Director: Abbas Kiarostami
Year Released: 2010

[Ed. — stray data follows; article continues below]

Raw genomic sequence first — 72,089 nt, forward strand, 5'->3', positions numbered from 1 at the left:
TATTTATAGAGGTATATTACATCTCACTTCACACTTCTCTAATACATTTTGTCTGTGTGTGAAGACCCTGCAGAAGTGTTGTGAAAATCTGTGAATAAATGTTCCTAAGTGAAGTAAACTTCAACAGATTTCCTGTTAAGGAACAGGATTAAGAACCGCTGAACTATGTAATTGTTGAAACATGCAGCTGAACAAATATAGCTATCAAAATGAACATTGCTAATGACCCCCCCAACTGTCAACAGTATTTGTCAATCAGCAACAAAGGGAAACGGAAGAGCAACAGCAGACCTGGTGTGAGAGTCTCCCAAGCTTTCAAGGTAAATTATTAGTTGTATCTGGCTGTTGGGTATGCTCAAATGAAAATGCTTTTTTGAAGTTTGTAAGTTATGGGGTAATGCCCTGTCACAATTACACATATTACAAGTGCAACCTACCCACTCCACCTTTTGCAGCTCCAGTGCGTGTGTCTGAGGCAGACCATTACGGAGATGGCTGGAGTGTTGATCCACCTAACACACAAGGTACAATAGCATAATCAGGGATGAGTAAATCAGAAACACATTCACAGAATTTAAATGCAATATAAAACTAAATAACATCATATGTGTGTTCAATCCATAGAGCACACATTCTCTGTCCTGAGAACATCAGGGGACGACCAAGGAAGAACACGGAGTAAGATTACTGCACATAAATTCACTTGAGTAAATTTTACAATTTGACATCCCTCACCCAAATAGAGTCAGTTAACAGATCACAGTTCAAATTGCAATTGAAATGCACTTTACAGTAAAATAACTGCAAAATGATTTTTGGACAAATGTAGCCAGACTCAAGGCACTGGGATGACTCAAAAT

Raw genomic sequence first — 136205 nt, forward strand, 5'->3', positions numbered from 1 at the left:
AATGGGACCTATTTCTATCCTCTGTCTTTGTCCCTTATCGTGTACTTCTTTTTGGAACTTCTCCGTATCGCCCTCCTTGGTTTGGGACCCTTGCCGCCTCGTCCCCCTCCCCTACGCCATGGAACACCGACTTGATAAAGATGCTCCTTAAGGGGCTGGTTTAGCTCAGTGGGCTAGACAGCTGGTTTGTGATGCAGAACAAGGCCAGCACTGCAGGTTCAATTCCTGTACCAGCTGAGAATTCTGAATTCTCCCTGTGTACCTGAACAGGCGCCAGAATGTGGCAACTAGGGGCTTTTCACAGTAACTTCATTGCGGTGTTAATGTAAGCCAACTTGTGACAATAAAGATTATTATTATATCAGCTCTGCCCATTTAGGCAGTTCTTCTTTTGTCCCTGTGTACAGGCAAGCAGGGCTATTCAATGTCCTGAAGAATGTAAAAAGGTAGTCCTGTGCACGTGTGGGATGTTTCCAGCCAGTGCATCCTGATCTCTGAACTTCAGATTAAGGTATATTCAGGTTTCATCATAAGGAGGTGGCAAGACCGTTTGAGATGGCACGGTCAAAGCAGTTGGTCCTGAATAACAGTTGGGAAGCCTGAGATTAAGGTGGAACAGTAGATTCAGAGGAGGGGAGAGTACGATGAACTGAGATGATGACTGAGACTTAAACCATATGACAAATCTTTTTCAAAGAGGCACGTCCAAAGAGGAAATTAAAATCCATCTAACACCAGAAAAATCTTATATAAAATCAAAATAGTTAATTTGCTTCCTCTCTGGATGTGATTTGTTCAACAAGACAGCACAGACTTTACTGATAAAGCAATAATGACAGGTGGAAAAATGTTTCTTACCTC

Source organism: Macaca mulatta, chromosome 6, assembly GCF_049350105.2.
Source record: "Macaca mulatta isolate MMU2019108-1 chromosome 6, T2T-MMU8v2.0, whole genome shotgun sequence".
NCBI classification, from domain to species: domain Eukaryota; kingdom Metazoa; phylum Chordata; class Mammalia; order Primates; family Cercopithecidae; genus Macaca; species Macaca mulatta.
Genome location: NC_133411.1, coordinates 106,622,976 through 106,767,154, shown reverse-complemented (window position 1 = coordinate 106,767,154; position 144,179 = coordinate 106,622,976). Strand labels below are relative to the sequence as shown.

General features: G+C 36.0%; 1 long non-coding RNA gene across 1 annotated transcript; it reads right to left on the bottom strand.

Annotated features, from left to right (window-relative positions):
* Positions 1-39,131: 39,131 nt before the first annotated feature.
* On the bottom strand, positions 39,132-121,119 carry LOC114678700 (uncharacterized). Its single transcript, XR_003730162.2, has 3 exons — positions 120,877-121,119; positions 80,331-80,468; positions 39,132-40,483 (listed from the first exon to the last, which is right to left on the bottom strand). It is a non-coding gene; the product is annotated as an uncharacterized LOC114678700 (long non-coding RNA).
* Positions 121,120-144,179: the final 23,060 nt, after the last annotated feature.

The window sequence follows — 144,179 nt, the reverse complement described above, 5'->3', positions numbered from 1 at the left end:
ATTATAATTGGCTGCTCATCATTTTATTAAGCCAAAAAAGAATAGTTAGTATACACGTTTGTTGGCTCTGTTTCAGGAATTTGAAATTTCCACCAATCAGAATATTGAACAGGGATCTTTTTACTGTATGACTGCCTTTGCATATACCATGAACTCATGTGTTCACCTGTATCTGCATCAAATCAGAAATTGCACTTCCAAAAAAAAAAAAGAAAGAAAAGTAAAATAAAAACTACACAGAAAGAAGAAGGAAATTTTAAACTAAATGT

A philosopher (William Shimell) - who argues that replicas are just as valuable as (if not better than) originals - finds himself strolling around Italy with a woman (Juliette Binoche) who is either a fan or his spouse, setting up the question as to whether they are actually married or just pretend-married (and if they are pretend-married, whether it's just as real as if they were). It's certainly up to the viewer as to whether this premise is brilliant or not: I enjoyed many of the bits of conversation (especially Shimell's arguments about artistic authenticity and belief that the purpose of life is to enjoy yourself), but found it, for the most part, to be a trying game of semantics unconnected to reality not to mention an exercise in awkward "acting," with Shimell and Binoche directing their didactic declarations directly at the camera (it may not help that this is Kiarostami's first film in English and that he might not have the best handle on the language's 'flow'). It has a 'theatrical' feel to it, leading me to think of it as a poor copy of Beckett.